Health & Wellness

Boomer Edition | 11th Annual - 2015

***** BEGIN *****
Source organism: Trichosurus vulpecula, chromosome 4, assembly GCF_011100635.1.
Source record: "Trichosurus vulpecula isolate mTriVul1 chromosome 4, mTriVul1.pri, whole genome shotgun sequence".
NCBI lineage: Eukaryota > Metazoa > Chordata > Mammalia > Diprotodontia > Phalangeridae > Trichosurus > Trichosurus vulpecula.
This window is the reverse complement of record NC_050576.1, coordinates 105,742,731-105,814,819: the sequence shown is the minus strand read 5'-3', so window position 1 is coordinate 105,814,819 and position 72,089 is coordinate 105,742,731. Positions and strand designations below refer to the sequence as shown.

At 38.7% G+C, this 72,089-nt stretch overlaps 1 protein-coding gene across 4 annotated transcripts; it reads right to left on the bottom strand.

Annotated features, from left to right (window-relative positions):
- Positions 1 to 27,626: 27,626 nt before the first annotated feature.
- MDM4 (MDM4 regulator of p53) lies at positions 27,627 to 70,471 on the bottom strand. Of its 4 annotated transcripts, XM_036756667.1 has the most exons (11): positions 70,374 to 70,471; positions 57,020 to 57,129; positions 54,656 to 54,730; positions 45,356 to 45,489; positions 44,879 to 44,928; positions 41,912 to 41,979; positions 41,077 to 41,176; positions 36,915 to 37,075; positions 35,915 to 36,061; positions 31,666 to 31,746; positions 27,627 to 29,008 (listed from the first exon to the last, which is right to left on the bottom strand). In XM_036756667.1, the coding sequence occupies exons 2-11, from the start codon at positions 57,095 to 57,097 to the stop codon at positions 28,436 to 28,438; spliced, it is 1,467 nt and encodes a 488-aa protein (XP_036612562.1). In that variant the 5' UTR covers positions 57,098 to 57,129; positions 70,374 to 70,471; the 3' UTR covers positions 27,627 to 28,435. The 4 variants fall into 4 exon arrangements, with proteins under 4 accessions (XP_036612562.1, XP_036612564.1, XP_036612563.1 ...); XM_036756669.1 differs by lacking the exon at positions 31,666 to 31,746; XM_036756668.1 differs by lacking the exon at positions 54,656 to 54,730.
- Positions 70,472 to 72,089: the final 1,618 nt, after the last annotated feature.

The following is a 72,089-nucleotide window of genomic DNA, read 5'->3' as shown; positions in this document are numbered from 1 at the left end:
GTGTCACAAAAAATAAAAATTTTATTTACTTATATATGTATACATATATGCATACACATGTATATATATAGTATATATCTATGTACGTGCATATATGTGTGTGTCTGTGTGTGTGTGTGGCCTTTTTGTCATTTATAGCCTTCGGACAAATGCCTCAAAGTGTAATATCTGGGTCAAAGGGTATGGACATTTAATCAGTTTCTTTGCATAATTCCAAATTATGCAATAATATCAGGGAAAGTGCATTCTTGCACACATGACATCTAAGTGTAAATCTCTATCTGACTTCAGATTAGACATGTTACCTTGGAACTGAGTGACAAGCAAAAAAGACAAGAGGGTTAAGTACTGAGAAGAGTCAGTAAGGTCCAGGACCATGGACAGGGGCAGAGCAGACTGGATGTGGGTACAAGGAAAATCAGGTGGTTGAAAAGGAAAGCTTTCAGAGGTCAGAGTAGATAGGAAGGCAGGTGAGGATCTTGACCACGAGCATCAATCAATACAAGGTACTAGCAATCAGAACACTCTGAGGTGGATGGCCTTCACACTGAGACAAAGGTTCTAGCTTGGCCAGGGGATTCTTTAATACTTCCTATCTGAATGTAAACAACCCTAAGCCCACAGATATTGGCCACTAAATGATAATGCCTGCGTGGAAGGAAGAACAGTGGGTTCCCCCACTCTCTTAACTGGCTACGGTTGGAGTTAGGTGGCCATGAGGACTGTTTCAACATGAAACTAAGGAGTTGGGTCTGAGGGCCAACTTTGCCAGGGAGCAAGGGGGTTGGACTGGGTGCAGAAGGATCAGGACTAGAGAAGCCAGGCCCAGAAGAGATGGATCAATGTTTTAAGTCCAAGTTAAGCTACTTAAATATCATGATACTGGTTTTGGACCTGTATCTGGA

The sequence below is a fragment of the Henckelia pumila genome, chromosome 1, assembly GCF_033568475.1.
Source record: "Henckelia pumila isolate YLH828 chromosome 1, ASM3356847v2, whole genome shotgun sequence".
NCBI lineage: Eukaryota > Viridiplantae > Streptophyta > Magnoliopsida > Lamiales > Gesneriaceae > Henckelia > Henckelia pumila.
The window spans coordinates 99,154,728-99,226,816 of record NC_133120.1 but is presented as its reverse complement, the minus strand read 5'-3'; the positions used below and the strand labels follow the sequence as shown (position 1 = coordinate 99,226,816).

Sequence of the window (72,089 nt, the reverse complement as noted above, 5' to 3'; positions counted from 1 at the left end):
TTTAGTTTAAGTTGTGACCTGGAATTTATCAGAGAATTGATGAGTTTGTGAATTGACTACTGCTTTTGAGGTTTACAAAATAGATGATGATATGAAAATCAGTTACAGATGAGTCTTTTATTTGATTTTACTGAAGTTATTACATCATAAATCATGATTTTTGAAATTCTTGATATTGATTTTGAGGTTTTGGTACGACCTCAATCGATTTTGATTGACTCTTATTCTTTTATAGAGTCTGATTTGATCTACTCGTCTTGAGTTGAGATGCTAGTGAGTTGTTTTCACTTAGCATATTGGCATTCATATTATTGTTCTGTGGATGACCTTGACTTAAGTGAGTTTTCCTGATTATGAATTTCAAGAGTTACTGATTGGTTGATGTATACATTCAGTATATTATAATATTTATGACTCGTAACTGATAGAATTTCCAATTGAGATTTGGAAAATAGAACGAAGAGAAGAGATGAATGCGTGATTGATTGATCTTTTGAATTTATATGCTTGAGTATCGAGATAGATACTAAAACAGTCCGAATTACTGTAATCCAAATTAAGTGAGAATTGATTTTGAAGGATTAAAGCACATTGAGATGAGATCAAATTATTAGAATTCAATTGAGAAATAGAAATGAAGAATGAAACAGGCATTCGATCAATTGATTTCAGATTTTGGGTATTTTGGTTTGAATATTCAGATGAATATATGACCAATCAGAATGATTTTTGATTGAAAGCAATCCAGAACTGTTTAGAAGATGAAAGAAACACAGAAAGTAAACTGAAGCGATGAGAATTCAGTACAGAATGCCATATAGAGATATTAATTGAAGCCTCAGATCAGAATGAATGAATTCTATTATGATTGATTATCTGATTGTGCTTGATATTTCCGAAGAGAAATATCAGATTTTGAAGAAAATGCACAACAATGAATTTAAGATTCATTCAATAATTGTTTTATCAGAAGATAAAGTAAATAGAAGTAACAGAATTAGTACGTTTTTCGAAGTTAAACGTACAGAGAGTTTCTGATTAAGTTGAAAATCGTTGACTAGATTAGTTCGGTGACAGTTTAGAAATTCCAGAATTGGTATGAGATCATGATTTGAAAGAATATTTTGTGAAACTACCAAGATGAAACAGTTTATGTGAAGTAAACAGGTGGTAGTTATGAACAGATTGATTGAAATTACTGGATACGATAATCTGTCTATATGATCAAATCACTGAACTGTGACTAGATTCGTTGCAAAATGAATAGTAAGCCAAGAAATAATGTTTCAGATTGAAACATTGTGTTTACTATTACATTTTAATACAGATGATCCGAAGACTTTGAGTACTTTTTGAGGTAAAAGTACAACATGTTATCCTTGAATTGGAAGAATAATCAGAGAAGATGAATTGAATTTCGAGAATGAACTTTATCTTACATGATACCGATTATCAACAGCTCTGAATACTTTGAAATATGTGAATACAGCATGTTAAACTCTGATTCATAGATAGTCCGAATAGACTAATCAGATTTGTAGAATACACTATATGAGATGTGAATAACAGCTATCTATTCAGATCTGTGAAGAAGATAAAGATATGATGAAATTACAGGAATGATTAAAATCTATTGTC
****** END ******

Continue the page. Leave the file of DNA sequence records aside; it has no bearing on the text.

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12 • Medical Profile h&W: What types of patients did you treat in Germany? porritt: We dealt with all of the war trauma patients and overseas service members. I also had an elective practice that was mainly sports m e d i c i n e f o r t h e s e r v i c e m e m b e r s t h e r e , particularly the expeditionary marines and the special-forces units. h&W: Orthopedic surgeons have become pivotal frontline surgeons today; why? porritt: If we can get patients to a surgical level of resuscitation within three hours, it dramatically increases their life expectancy. In order to do that, we've taken orthopedic and general surgeons and put them farther forward in the battle zone rather than take severely wounded patients, stick them on a helicopter, and fly them back to a hospital. That's the type of elite unit I was in. We were a mobile, highly-specialized, small unit that that would deploy out of a helicopter or airplane and move forward. Dr. Eric Porritt MeeT THe docTor orTHoPedic surgeon norTH suBurBan MedicaL cenTer Dr. Porritt brings a rare background to the NSMC orthopedic department. After serving in the Army National Guard in college, he took an active-duty scholarship for medical school. He was then stationed in Germany for three years, where he treated trauma patients at a major military medical center. He also worked as a warzone surgeon in Afghanistan.

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